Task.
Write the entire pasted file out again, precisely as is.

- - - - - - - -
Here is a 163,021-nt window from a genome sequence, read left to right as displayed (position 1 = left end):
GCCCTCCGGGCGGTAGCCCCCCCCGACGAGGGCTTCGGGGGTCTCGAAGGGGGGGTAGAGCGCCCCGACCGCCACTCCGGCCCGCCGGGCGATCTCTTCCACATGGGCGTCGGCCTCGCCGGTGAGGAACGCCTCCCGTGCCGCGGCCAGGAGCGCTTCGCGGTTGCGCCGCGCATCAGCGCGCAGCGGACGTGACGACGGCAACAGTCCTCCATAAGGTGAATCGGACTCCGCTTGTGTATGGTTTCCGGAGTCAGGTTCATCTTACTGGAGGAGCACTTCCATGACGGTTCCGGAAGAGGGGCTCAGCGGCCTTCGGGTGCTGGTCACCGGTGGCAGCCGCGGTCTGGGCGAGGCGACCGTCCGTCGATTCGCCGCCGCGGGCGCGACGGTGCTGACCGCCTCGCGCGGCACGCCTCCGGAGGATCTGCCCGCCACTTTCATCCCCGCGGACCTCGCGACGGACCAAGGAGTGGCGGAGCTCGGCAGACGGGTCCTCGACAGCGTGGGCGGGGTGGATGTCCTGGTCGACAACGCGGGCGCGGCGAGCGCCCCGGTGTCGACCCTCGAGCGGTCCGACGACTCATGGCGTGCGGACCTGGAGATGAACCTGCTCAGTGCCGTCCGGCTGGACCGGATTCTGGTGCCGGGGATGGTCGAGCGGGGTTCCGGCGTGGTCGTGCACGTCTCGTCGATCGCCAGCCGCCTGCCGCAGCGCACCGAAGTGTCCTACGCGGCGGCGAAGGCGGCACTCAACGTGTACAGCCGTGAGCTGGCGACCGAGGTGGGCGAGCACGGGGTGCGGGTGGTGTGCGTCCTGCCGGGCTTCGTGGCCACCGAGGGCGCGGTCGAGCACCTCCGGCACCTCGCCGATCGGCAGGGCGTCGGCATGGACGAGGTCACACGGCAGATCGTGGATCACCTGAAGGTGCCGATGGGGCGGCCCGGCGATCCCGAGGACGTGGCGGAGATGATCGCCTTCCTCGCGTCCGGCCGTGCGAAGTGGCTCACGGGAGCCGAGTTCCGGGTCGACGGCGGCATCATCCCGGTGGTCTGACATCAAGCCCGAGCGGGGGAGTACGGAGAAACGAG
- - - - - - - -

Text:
Here is a 163,021-nt window from a genome sequence, read left to right as displayed (position 1 = left end):
GCCCTCCGGGCGGTAGCCCCCCCCGACGAGGGCTTCGGGGGTCTCGAAGGGGGGGTAGAGCGCCCCGACCGCCACTCCGGCCCGCCGGGCGATCTCTTCCACATGGGCGTCGGCCTCGCCGGTGAGGAACGCCTCCCGTGCCGCGGCCAGGAGCGCTTCGCGGTTGCGCCGCGCATCAGCGCGCAGCGGACGTGACGACGGCAACAGTCCTCCATAAGGTGAATCGGACTCCGCTTGTGTATGGTTTCCGGAGTCAGGTTCATCTTACTGGAGGAGCACTTCCATGACGGTTCCGGAAGAGGGGCTCAGCGGCCTTCGGGTGCTGGTCACCGGTGGCAGCCGCGGTCTGGGCGAGGCGACCGTCCGTCGATTCGCCGCCGCGGGCGCGACGGTGCTGACCGCCTCGCGCGGCACGCCTCCGGAGGATCTGCCCGCCACTTTCATCCCCGCGGACCTCGCGACGGACCAAGGAGTGGCGGAGCTCGGCAGACGGGTCCTCGACAGCGTGGGCGGGGTGGATGTCCTGGTCGACAACGCGGGCGCGGCGAGCGCCCCGGTGTCGACCCTCGAGCGGTCCGACGACTCATGGCGTGCGGACCTGGAGATGAACCTGCTCAGTGCCGTCCGGCTGGACCGGATTCTGGTGCCGGGGATGGTCGAGCGGGGTTCCGGCGTGGTCGTGCACGTCTCGTCGATCGCCAGCCGCCTGCCGCAGCGCACCGAAGTGTCCTACGCGGCGGCGAAGGCGGCACTCAACGTGTACAGCCGTGAGCTGGCGACCGAGGTGGGCGAGCACGGGGTGCGGGTGGTGTGCGTCCTGCCGGGCTTCGTGGCCACCGAGGGCGCGGTCGAGCACCTCCGGCACCTCGCCGATCGGCAGGGCGTCGGCATGGACGAGGTCACACGGCAGATCGTGGATCACCTGAAGGTGCCGATGGGGCGGCCCGGCGATCCCGAGGACGTGGCGGAGATGATCGCCTTCCTCGCGTCCGGCCGTGCGAAGTGGCTCACGGGAGCCGAGTTCCGGGTCGACGGCGGCATCATCCCGGTGGTCTGACATCAAGCCCGAGCGGGGGAGTACGGAGAAACGAG